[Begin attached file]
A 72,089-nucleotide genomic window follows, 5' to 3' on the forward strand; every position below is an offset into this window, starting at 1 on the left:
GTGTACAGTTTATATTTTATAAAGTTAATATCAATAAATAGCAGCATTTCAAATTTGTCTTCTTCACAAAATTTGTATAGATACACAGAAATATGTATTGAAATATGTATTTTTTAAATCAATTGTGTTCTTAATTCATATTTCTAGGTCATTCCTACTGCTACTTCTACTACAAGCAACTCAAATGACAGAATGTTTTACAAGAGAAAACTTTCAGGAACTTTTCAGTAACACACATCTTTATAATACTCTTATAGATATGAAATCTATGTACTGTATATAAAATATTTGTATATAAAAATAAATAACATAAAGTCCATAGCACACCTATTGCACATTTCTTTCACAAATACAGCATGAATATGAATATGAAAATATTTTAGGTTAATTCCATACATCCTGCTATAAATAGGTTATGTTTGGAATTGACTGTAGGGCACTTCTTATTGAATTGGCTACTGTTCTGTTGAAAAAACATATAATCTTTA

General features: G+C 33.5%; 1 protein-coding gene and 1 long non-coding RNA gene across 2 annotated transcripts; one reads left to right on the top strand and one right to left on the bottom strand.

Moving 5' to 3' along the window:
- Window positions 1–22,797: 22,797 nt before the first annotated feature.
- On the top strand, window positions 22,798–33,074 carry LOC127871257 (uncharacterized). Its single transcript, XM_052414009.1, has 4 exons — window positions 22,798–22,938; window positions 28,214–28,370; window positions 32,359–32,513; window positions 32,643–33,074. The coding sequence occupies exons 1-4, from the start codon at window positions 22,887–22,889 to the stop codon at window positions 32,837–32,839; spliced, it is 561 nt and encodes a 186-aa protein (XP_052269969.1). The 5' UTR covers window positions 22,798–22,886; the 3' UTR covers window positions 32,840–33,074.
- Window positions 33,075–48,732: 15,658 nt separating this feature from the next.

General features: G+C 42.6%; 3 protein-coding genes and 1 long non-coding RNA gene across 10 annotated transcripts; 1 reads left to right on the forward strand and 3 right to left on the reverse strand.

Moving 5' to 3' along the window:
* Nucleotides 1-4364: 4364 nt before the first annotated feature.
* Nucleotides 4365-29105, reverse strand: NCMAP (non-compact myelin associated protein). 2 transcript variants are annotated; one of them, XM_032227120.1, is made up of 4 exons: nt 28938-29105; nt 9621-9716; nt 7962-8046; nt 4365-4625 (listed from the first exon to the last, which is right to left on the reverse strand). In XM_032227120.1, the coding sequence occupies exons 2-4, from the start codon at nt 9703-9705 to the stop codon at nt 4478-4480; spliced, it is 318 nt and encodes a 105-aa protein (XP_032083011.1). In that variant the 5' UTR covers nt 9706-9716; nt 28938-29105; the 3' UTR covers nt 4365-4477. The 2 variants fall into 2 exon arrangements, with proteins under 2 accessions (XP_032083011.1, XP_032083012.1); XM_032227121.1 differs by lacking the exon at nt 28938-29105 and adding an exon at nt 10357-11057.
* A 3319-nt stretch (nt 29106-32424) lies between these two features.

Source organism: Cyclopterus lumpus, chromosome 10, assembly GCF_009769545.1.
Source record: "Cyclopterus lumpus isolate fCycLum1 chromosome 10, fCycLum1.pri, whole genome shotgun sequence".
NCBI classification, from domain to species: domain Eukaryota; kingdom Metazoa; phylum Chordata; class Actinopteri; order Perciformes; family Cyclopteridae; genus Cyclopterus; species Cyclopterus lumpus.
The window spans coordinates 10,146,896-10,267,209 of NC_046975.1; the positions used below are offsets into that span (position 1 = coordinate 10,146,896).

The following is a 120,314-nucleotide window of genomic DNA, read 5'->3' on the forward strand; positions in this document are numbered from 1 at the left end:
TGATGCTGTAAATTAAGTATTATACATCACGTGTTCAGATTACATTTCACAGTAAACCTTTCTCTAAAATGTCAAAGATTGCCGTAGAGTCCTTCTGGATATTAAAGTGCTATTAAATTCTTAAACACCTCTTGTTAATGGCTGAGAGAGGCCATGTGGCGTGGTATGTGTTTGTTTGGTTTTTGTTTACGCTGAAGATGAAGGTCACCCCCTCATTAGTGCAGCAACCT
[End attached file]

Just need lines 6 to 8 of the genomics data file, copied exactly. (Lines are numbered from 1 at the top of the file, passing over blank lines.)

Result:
- On the top strand, window positions 22,798–33,074 carry LOC127871257 (uncharacterized). Its single transcript, XM_052414009.1, has 4 exons — window positions 22,798–22,938; window positions 28,214–28,370; window positions 32,359–32,513; window positions 32,643–33,074. The coding sequence occupies exons 1-4, from the start codon at window positions 22,887–22,889 to the stop codon at window positions 32,837–32,839; spliced, it is 561 nt and encodes a 186-aa protein (XP_052269969.1). The 5' UTR covers window positions 22,798–22,886; the 3' UTR covers window positions 32,840–33,074.
- Window positions 33,075–48,732: 15,658 nt separating this feature from the next.

General features: G+C 42.6%; 3 protein-coding genes and 1 long non-coding RNA gene across 10 annotated transcripts; 1 reads left to right on the forward strand and 3 right to left on the reverse strand.